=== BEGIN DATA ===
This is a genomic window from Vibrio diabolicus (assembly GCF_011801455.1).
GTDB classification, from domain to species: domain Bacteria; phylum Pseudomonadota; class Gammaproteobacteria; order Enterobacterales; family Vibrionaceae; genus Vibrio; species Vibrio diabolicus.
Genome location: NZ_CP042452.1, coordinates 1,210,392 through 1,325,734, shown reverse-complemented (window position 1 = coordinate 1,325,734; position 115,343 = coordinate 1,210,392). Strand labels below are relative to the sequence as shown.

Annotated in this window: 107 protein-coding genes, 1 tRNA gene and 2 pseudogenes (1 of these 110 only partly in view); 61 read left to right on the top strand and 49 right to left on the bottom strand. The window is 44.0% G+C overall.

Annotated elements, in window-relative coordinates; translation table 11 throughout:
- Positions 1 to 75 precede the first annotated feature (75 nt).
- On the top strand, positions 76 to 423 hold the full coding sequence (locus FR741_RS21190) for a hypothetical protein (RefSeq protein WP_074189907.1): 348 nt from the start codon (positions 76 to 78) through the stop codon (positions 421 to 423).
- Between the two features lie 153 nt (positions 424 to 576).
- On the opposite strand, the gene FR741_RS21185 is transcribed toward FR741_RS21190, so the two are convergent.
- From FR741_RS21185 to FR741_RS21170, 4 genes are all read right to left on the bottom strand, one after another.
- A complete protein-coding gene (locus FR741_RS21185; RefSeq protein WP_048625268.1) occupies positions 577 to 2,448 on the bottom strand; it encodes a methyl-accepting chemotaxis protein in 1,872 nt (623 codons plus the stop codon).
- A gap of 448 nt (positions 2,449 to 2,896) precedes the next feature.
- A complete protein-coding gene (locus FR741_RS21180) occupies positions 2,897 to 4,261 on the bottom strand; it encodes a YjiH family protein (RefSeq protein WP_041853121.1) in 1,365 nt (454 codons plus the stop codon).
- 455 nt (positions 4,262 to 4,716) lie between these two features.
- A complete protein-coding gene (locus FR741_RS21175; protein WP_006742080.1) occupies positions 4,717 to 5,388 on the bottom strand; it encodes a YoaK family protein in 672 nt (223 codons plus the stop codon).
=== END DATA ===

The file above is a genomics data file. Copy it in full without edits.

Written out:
This is a genomic window from Vibrio diabolicus (assembly GCF_011801455.1).
GTDB classification, from domain to species: domain Bacteria; phylum Pseudomonadota; class Gammaproteobacteria; order Enterobacterales; family Vibrionaceae; genus Vibrio; species Vibrio diabolicus.
Genome location: NZ_CP042452.1, coordinates 1,210,392 through 1,325,734, shown reverse-complemented (window position 1 = coordinate 1,325,734; position 115,343 = coordinate 1,210,392). Strand labels below are relative to the sequence as shown.

Annotated in this window: 107 protein-coding genes, 1 tRNA gene and 2 pseudogenes (1 of these 110 only partly in view); 61 read left to right on the top strand and 49 right to left on the bottom strand. The window is 44.0% G+C overall.

Annotated elements, in window-relative coordinates; translation table 11 throughout:
- Positions 1 to 75 precede the first annotated feature (75 nt).
- On the top strand, positions 76 to 423 hold the full coding sequence (locus FR741_RS21190) for a hypothetical protein (RefSeq protein WP_074189907.1): 348 nt from the start codon (positions 76 to 78) through the stop codon (positions 421 to 423).
- Between the two features lie 153 nt (positions 424 to 576).
- On the opposite strand, the gene FR741_RS21185 is transcribed toward FR741_RS21190, so the two are convergent.
- From FR741_RS21185 to FR741_RS21170, 4 genes are all read right to left on the bottom strand, one after another.
- A complete protein-coding gene (locus FR741_RS21185; RefSeq protein WP_048625268.1) occupies positions 577 to 2,448 on the bottom strand; it encodes a methyl-accepting chemotaxis protein in 1,872 nt (623 codons plus the stop codon).
- A gap of 448 nt (positions 2,449 to 2,896) precedes the next feature.
- A complete protein-coding gene (locus FR741_RS21180) occupies positions 2,897 to 4,261 on the bottom strand; it encodes a YjiH family protein (RefSeq protein WP_041853121.1) in 1,365 nt (454 codons plus the stop codon).
- 455 nt (positions 4,262 to 4,716) lie between these two features.
- A complete protein-coding gene (locus FR741_RS21175; protein WP_006742080.1) occupies positions 4,717 to 5,388 on the bottom strand; it encodes a YoaK family protein in 672 nt (223 codons plus the stop codon).